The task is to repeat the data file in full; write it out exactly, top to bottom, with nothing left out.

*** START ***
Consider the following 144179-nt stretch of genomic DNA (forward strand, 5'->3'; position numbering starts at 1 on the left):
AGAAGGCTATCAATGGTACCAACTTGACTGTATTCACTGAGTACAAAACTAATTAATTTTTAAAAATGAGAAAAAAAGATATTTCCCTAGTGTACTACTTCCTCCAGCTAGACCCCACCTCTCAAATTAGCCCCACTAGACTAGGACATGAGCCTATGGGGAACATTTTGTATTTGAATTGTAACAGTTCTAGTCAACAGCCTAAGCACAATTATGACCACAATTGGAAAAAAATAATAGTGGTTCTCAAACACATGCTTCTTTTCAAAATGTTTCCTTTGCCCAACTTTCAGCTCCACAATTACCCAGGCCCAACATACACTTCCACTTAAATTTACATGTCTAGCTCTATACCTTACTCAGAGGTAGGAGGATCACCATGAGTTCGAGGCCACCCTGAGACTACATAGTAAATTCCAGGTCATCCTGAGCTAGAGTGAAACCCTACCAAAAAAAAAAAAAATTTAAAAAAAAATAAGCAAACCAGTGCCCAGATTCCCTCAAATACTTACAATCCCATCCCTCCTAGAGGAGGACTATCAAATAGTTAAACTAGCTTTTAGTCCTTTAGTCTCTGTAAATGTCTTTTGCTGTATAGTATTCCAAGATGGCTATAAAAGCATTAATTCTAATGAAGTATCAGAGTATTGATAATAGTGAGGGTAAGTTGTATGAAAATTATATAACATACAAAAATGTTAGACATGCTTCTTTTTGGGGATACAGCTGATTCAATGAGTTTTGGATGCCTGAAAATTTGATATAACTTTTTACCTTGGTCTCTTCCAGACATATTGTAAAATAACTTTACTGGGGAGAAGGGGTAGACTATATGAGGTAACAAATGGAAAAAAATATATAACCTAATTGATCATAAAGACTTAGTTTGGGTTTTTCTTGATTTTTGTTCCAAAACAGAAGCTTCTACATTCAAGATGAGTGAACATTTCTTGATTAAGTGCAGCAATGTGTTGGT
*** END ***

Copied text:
Consider the following 144179-nt stretch of genomic DNA (forward strand, 5'->3'; position numbering starts at 1 on the left):
AGAAGGCTATCAATGGTACCAACTTGACTGTATTCACTGAGTACAAAACTAATTAATTTTTAAAAATGAGAAAAAAAGATATTTCCCTAGTGTACTACTTCCTCCAGCTAGACCCCACCTCTCAAATTAGCCCCACTAGACTAGGACATGAGCCTATGGGGAACATTTTGTATTTGAATTGTAACAGTTCTAGTCAACAGCCTAAGCACAATTATGACCACAATTGGAAAAAAATAATAGTGGTTCTCAAACACATGCTTCTTTTCAAAATGTTTCCTTTGCCCAACTTTCAGCTCCACAATTACCCAGGCCCAACATACACTTCCACTTAAATTTACATGTCTAGCTCTATACCTTACTCAGAGGTAGGAGGATCACCATGAGTTCGAGGCCACCCTGAGACTACATAGTAAATTCCAGGTCATCCTGAGCTAGAGTGAAACCCTACCAAAAAAAAAAAAAATTTAAAAAAAAATAAGCAAACCAGTGCCCAGATTCCCTCAAATACTTACAATCCCATCCCTCCTAGAGGAGGACTATCAAATAGTTAAACTAGCTTTTAGTCCTTTAGTCTCTGTAAATGTCTTTTGCTGTATAGTATTCCAAGATGGCTATAAAAGCATTAATTCTAATGAAGTATCAGAGTATTGATAATAGTGAGGGTAAGTTGTATGAAAATTATATAACATACAAAAATGTTAGACATGCTTCTTTTTGGGGATACAGCTGATTCAATGAGTTTTGGATGCCTGAAAATTTGATATAACTTTTTACCTTGGTCTCTTCCAGACATATTGTAAAATAACTTTACTGGGGAGAAGGGGTAGACTATATGAGGTAACAAATGGAAAAAAATATATAACCTAATTGATCATAAAGACTTAGTTTGGGTTTTTCTTGATTTTTGTTCCAAAACAGAAGCTTCTACATTCAAGATGAGTGAACATTTCTTGATTAAGTGCAGCAATGTGTTGGT